• Separation of the teeth and broadened interdental grooves
  • Prognathism
  • Headache
  • Fatigue
  • Perspiration
  • Bone pain
  • Vision loss


  • Disturbances in the visual field
  • Cranial nerve palsies
  • Disturbances of the menstrual cycle
  • Galactorrhea
  • Erectile dysfunction
  • Decreased libido
  • Osteoarthritis 
  • Carpal tunnel syndrome
  • Sleep apnea
  • Diabetes mellitus 
  • Hypertension
  • Cardiomyopathy and heart failure
  • Secondary hypogonadism
  • Increased incidence of colorectal cancer


Clinical presentation is typically the most important aspect of diagnosis.

  • Labs: GH low point greater than 0.4 µg/L or 1 µg/L (depending on GH standards) during the oral glucose tolerance test, and elevated, age-adjusted IGF-1 level
  • Imaging: 
    • MRI: 
      • Can show a pituitary mass
      • If a pituitary adenoma is absent, search the chest and abdomen for other tumors.
    • CT scan:
      • Abdomen and pelvis: Evaluate for pancreatic, adrenal, and ovarian tumors secreting GH/GHRH.
      • Chest: Evaluate for bronchogenic carcinoma secreting GH/GHRH.


  • Surgical option: transsphenoidal adenomectomy via endonasal access (pituitary adenomas)
  • Nonsurgical options:
    • Nonpharmacological:
      • Stereotactic radiosurgery
      • Proton therapy
      • Conventional radiation therapy
    • Pharmacological:
      • Dopamine-D2-agonists (bromocriptine) inhibit GH production by the pituitary adenoma.
      • GH-receptor-antagonists (pegvisomant) normalize the elevated IGF-1 level.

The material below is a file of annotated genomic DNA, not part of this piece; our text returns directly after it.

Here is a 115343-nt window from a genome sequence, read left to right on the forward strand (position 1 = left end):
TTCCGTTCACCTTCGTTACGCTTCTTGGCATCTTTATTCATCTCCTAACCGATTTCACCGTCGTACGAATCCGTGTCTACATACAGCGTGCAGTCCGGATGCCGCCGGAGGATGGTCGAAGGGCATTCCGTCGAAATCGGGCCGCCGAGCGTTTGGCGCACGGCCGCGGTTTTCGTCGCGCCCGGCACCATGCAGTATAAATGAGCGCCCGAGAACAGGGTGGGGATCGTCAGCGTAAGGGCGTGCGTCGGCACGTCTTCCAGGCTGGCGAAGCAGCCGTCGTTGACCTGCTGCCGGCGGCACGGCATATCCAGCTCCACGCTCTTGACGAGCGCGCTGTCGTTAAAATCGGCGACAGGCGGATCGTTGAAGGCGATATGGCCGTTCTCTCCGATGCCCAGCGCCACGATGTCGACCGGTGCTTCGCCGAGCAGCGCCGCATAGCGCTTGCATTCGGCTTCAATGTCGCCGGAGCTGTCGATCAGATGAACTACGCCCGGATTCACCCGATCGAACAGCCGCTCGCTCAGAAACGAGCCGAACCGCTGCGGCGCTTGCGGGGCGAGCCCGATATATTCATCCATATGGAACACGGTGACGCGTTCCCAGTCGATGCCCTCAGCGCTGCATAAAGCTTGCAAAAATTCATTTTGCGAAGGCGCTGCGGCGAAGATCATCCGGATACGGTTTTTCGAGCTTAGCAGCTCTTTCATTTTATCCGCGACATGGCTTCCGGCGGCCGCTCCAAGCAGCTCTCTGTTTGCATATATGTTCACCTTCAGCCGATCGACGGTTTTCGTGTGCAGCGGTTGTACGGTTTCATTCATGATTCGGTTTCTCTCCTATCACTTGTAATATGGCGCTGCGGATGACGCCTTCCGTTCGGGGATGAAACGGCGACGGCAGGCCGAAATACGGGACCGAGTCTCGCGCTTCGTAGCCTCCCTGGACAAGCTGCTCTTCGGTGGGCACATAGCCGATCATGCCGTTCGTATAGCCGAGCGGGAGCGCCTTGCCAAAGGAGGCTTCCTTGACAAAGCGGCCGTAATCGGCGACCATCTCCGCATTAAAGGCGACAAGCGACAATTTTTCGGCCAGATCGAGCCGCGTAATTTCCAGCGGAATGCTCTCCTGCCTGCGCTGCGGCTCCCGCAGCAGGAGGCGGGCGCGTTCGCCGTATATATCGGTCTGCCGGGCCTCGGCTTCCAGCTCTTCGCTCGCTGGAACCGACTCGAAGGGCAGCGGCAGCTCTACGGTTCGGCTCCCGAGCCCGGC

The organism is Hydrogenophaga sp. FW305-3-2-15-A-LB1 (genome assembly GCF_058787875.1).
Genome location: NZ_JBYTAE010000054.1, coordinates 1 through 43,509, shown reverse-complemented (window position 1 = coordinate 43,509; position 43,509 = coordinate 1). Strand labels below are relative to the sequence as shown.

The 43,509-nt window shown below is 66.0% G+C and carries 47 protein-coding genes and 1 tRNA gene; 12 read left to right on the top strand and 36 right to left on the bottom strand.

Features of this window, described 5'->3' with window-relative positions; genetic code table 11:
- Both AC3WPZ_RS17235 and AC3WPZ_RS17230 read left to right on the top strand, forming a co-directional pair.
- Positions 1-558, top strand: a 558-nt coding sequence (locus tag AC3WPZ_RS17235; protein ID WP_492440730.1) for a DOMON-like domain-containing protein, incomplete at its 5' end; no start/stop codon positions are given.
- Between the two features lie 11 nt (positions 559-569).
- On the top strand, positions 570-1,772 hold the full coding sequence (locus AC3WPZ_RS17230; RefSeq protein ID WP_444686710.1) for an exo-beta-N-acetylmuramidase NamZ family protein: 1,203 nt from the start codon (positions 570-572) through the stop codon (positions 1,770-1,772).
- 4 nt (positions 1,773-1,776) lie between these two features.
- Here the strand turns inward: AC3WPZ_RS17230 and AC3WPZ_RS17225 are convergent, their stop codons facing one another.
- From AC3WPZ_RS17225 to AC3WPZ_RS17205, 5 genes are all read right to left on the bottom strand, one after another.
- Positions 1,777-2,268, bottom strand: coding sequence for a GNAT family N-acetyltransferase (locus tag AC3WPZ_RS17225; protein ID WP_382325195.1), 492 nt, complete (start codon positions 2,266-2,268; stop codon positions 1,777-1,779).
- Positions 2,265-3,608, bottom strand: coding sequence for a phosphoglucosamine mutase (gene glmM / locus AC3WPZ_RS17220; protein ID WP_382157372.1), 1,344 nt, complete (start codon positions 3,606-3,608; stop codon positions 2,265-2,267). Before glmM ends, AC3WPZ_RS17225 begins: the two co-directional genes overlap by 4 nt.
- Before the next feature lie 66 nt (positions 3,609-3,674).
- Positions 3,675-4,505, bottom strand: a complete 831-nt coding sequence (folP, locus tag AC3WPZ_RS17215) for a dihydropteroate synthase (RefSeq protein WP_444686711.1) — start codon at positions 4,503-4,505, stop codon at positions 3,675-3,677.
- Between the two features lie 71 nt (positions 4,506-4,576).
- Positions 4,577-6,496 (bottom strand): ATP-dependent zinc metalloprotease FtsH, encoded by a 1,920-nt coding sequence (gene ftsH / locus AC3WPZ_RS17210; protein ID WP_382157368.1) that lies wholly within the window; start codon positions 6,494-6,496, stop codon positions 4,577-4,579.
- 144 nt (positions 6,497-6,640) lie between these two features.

• Somatostatin-analogs (octreotide) decrease the size of the adenoma and normalize the GH level.

Differential Diagnosis

  • McCune-Albright syndrome: a rare, hypersecretory syndrome consisting of polyostotic fibrous dysplasia, cutaneous pigmentation, precocious puberty, hyperthyroidism, hypercortisolism, hyperprolactinemia, and acromegaly due to somatotroph hyperplasia. Patients are differentiated by additional constellations of signs and symptoms.
  • Multiple endocrine neoplasia: GH-cell pituitary adenoma is a component of the autosomal-dominant, multiple endocrine neoplasia (MEN) type 1 syndrome, which also includes parathyroid and pancreatic tumors. In addition to the finding of excess GH, the patient demonstrates other endocrine anomalies. 
  • Acromegaloidism: soft tissue and skin changes usually associated with acromegaly, a normal baseline, dynamic GH/IGF-1, and no demonstrable pituitary or extrapituitary tumor. Acromegaloidism is rare.
  • Pachydermoperiostosis: Patients present with enlargement of the fingers and toes, swelling or pain of the large joints, coarsening of facial features, and grooves/depressions in the scalp. Pachydermoperiostosis is caused by mutations in HPGD, which encodes 15-hydroxyprostaglandin dehydrogenase, the key enzyme of prostaglandin degradation. The grooves/depressions of the scalp help to differentiate pachydermoperiostosis from acromegaly. 


  1. Melmed, S. (2020). Treatment of acromegaly. In Snyder, P.J. (Ed.), UpToDate. Retrieved June 2, 2021, from
  2. Melmed, S. et al. (2018). Primary Immune Deficiency Diseases. In Jameson J., et al. (Ed.), Harrison’s Principles of Internal Medicine (20th ed. Chapter 373). McGraw-Hill.